What I learned watching Barronelle Stutzman’s court case arguments
By: Dan Bartkowiak
I just finished watching the oral arguments in the case against the Washington florist and if there’s one lesson to learn, it’s that Pennsylvania does not want to reach the point where small business owners are before the State Supreme Court defending their ability to live and work according to their beliefs.
If you don’t know about the push to put such laws in place, click here. To what’s happening in Washington with this case, here are some of the highlights from today’s oral arguments:
1) Freedom of Expression
Kristen Waggoner and Jake Ewart, the two attorneys defending Barronelle Stutzman, drove home two main points:
1. Barronelle Stutzman expresses herself and her beliefs through her work as a florist: She “creates the actual expression that will be used in an expressive activity.” Waggoner also defended Barronelle’s rights of conscience and how the government is pressuring her into deciding whether to stop expressing herself or forego her business.
2. Barronelle does not discriminate against people of any sexual orientation: She has been a florist longer than I have been alive and has knowingly hired and served all kinds of people.
Waggoner opened with this:
A Muslim graphics designer should not be compelled to create designs promoting a Jewish Friends of Israel group. A gay public relations manager should not be forced to promote the Westboro Baptist Church. And a Christian floral designer shouldn’t be forced to create custom wedding designs for a wedding that is not between one man and one woman.
2) Eradicate Discrimination
It was clear that the Washington State Attorney General wants to make Barronelle Stutzman an example as he strives to “eradicate discrimination” in Washington State. He said this is a “very simple case” of a business owner illegally dismissing a service from a customer.
He said it is different from policy that, for instance, as a cake baker I will not write profanity on a cake; as long as it is maintained equally to all customers. But in this case, it is not a policy provided equally – a florist that provides for weddings must provide floral arrangements made for a same-sex wedding ceremony.
Bob Ferguson also referred to Elane Photography (he said Elane Flowers) – a case in New Mexico where the court ruled it is “the cost of citizenship” for a photographer to be compelled to photograph a same-sex wedding ceremony. That ruling was based on New Mexico’s anti-discrimination law similar to the one in Washington State.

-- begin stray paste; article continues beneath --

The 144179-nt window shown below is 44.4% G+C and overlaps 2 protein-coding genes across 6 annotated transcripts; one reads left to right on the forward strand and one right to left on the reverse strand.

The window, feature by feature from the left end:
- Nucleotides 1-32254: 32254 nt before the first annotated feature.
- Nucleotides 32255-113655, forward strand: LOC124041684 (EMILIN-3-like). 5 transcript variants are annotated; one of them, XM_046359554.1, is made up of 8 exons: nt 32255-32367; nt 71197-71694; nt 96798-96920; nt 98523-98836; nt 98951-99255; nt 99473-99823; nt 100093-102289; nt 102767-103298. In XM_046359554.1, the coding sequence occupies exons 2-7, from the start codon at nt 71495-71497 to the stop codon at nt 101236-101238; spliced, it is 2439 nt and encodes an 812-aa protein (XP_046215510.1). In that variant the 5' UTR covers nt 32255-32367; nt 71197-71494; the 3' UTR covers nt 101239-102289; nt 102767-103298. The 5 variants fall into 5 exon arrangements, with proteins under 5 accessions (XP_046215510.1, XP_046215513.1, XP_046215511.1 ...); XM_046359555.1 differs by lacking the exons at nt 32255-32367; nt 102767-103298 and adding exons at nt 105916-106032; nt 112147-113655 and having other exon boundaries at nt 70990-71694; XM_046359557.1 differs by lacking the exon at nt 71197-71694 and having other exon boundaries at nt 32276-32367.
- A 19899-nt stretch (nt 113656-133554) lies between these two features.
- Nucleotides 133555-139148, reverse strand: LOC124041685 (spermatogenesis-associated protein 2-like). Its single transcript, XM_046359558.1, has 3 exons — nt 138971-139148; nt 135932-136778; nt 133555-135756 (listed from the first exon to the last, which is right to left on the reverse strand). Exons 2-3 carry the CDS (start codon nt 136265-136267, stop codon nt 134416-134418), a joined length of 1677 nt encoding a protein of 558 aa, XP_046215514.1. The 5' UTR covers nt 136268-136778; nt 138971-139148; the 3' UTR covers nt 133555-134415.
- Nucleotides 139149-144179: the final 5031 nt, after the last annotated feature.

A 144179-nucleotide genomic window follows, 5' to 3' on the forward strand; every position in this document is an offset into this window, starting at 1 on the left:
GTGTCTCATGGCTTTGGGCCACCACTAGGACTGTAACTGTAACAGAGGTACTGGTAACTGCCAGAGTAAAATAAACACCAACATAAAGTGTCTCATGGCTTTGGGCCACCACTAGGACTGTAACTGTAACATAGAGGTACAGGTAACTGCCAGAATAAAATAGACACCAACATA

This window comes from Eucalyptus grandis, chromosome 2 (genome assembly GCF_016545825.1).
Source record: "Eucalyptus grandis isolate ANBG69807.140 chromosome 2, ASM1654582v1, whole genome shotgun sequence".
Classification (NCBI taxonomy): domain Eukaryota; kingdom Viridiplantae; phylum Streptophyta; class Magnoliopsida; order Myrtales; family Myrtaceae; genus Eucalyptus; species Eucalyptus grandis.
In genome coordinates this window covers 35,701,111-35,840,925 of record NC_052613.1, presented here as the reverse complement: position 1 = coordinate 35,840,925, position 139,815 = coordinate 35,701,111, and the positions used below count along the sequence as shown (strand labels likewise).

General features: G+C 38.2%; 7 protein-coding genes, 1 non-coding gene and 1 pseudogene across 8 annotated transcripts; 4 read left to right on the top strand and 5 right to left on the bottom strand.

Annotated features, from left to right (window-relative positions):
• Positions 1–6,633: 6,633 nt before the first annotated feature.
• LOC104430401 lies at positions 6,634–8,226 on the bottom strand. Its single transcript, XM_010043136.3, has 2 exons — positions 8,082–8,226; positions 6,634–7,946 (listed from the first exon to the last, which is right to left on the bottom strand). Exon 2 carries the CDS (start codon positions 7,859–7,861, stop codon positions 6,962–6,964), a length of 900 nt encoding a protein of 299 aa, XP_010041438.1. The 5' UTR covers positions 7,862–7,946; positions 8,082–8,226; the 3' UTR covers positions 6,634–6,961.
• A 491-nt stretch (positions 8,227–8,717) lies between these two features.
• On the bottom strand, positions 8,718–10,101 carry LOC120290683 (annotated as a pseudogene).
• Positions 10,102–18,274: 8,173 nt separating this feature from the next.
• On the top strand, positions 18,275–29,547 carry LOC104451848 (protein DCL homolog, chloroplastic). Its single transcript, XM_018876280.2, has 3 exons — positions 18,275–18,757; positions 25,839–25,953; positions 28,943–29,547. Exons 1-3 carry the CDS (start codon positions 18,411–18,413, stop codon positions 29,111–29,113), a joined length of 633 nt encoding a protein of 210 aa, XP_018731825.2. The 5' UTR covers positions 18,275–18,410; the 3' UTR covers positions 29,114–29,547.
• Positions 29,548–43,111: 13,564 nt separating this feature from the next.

3) A compelling interest.
The Attorney General claimed it is not compelled speech to force Barronelle Stutzman to create the floral arrangement. He said it’s because she has choices: 1) She has the choice to be in business, 2) She has the choice of employees and 3) She has the choice to sell wedding flowers.
What he didn’t state is that Barronelle Stutzman was a florist long before Washington State passed special statuses in their anti-discrimination law or to redefine marriage in the state. So really she has the choice of 1) selling her business, 2) finding an employee who will do this (there was only one other employee that made wedding arrangements and she shares the same beliefs as Barronelle) or 3) not selling wedding arrangements at all. In other words, even though you served customers regardless of sexual orientation for 47 years, you have to make these arrangements or be “eradicated” from this marketplace.
And on the flip side, Rob Ingersoll, the man now suing Barronelle after being a customer for 10 years, was given three other florists at her recommendation who “would do a good job.” When the news story broke about this incident, over a dozen floral shops offered to do his floral arrangements for free.
4) What if a straight man orders a cake for a same-sex wedding?
Justice Charles Wiggins asked a hypothetical question to both attorneys arguing against Barronelle: an actor recording political messages is asked to voice an ad in support of same-sex marriage. If he refuses based on his personal beliefs that marriage is the union of one man and one woman, is he in violation of discrimination under Washington State law?
ACLU cooperating attorney Michael Scott argued that if the actor had such a policy and applied it consistently to both straight and gay customers, he would be protected.
If that is the case, why is Barronelle Stutzman not protected if she has a consistent policy for straight and gay customers for not creating floral arrangements for any same-sex wedding ceremony?
What happens now?
A lower court ruled against Barronelle Stutzman, threatening to take both Barronelle’s business and personal assets. The State Supreme Court will now rule on the case.
Again, this should be a warning call to everyone in Pennsylvania that values religious freedom: if you don’t want your freedom on trial, don’t change current state law. The government is coming after Barronelle Stutzman not because of the definition of marriage but because of their anti-discrimination law that added the special statuses of “sexual orientation” and “gender identity.”
To follow more of this case, click here to visit Alliance Defending Freedom case summary.
Many have shown their support for her freedom. Consider sharing her story and changing your profile picture to the “I Stand with Barronelle” logo.
No American should ever be forced by anyone – especially the government – to violate their faith under the threat of financial ruin. Please continue to pray for Barronelle, her family and all involved in this case.